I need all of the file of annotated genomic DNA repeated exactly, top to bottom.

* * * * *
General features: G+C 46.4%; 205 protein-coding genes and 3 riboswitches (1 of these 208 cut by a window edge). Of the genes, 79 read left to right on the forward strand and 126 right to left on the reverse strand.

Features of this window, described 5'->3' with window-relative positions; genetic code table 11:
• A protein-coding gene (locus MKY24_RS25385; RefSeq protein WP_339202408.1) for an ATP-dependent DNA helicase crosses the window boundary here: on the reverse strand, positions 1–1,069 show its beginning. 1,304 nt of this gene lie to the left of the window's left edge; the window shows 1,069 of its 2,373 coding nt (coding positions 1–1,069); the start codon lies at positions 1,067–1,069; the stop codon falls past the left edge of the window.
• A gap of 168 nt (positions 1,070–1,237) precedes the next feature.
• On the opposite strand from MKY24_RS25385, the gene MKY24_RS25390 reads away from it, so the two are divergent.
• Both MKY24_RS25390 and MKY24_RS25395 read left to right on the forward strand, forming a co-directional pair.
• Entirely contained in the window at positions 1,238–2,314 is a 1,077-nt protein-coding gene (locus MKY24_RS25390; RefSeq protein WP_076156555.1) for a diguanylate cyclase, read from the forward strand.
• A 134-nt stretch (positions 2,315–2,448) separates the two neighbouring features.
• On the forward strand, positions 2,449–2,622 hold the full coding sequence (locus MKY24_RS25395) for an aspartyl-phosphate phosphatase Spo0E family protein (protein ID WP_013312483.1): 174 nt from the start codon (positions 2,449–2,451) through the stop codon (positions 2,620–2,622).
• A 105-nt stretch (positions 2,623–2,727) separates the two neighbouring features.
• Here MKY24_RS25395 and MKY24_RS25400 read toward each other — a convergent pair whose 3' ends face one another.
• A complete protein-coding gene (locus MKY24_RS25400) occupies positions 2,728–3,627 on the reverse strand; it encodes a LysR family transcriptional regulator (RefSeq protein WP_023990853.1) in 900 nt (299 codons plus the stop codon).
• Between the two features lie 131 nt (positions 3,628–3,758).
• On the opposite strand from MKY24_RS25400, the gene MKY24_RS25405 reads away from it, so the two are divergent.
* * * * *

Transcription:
General features: G+C 46.4%; 205 protein-coding genes and 3 riboswitches (1 of these 208 cut by a window edge). Of the genes, 79 read left to right on the forward strand and 126 right to left on the reverse strand.

Features of this window, described 5'->3' with window-relative positions; genetic code table 11:
• A protein-coding gene (locus MKY24_RS25385; RefSeq protein WP_339202408.1) for an ATP-dependent DNA helicase crosses the window boundary here: on the reverse strand, positions 1–1,069 show its beginning. 1,304 nt of this gene lie to the left of the window's left edge; the window shows 1,069 of its 2,373 coding nt (coding positions 1–1,069); the start codon lies at positions 1,067–1,069; the stop codon falls past the left edge of the window.
• A gap of 168 nt (positions 1,070–1,237) precedes the next feature.
• On the opposite strand from MKY24_RS25385, the gene MKY24_RS25390 reads away from it, so the two are divergent.
• Both MKY24_RS25390 and MKY24_RS25395 read left to right on the forward strand, forming a co-directional pair.
• Entirely contained in the window at positions 1,238–2,314 is a 1,077-nt protein-coding gene (locus MKY24_RS25390; RefSeq protein WP_076156555.1) for a diguanylate cyclase, read from the forward strand.
• A 134-nt stretch (positions 2,315–2,448) separates the two neighbouring features.
• On the forward strand, positions 2,449–2,622 hold the full coding sequence (locus MKY24_RS25395) for an aspartyl-phosphate phosphatase Spo0E family protein (protein ID WP_013312483.1): 174 nt from the start codon (positions 2,449–2,451) through the stop codon (positions 2,620–2,622).
• A 105-nt stretch (positions 2,623–2,727) separates the two neighbouring features.
• Here MKY24_RS25395 and MKY24_RS25400 read toward each other — a convergent pair whose 3' ends face one another.
• A complete protein-coding gene (locus MKY24_RS25400) occupies positions 2,728–3,627 on the reverse strand; it encodes a LysR family transcriptional regulator (RefSeq protein WP_023990853.1) in 900 nt (299 codons plus the stop codon).
• Between the two features lie 131 nt (positions 3,628–3,758).
• On the opposite strand from MKY24_RS25400, the gene MKY24_RS25405 reads away from it, so the two are divergent.